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Loan Forgiveness


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My first post on my new computer with a new I.P. address.  This is Edsel from previous posts - not sure how to register with the same name.

The forum for the CoronaVirus topics has slowed down.  I would like to ask a question where others can respond.  Monitors can move the thread if they so desire.

Subject:  I'm being tormented to death by a few Sch C customers who want me to apply for loan forgiveness.  In a couple cases, I didn't even assist with the application - it was done entirely by their bank.  And now the bank doesn't want to file for forgiveness.

I was told (and it was all over the news media a couple months ago) that a single Sch C filer with loans under $150,000 would be automatically forgiven without having to apply.  Can anyone point to a citation that would confirm this?  I've got a couple that I will have to do, but I don't want to fool with those for which I had nothing to do with...

Thanks in advance - Ron Jordan

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The banking lobby has pushed for forgiveness of loans under $150,000 but that bill languishes.  My bank just sent notices to its customers stating that they are currently entertaining forgiveness applications  only for loans over $150,000.  I have no doubt the banks are waiting until further action on their bill before asking those with. Loans under $150,000 to submit forgiveness applications.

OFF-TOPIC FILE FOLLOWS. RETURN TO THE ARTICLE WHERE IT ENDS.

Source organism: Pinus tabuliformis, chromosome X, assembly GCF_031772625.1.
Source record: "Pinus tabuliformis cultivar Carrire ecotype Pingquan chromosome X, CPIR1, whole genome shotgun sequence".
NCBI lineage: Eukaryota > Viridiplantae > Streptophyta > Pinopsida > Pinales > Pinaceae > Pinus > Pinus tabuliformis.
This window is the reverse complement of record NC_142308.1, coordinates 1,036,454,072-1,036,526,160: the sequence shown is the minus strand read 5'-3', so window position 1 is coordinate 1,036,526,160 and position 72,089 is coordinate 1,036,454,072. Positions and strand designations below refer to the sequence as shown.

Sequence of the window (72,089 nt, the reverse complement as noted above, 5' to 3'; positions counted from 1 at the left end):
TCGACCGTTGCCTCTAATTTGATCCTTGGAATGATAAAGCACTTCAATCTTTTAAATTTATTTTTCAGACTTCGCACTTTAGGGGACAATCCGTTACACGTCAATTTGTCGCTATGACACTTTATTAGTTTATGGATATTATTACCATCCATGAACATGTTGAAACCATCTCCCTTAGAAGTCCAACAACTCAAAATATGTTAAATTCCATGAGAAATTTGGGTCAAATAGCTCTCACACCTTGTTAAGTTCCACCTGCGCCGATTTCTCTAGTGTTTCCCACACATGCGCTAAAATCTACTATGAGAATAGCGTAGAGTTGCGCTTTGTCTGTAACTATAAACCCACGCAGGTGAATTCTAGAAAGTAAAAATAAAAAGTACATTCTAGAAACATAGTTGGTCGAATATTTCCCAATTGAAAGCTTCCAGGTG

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What Lynn said. "Languishes."

My bank has only gotten as far as sending us all a video re what documentation to gather, what to do WHEN they start accepting forgiveness applications. They tell us to get ready, but to WAIT.

Although, if your clients were on an eight-week window and DO qualify for 100% forgiveness AND are willing to pay you for your services AND you have time now, go ahead. I'm not touching those applications until after 15 October, even my own.

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Just had my fourth online  CPE class about PPP Forgiveness on Tuesday, since the Treasury and the SBA keep moving the goalposts.

Many banks have yet to start accepting applications. The probable reason that banks are dragging their feet, is that most banks don't have the staff and expertise

to process these applications, so they are subcontracting out the processing of these applications to large CPA Firms.

If the "automatic forgiveness"for loans less than $ 150k ever goes thru it would save the banks a lot of money, which would go straight to their bottom line.

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->  Subject:  I'm being tormented to death by a few Sch C customers who want me to apply for loan forgiveness.  In a couple cases, I didn't even assist with the application - it was done entirely by their bank.  And now the bank doesn't want to file for forgiveness. <-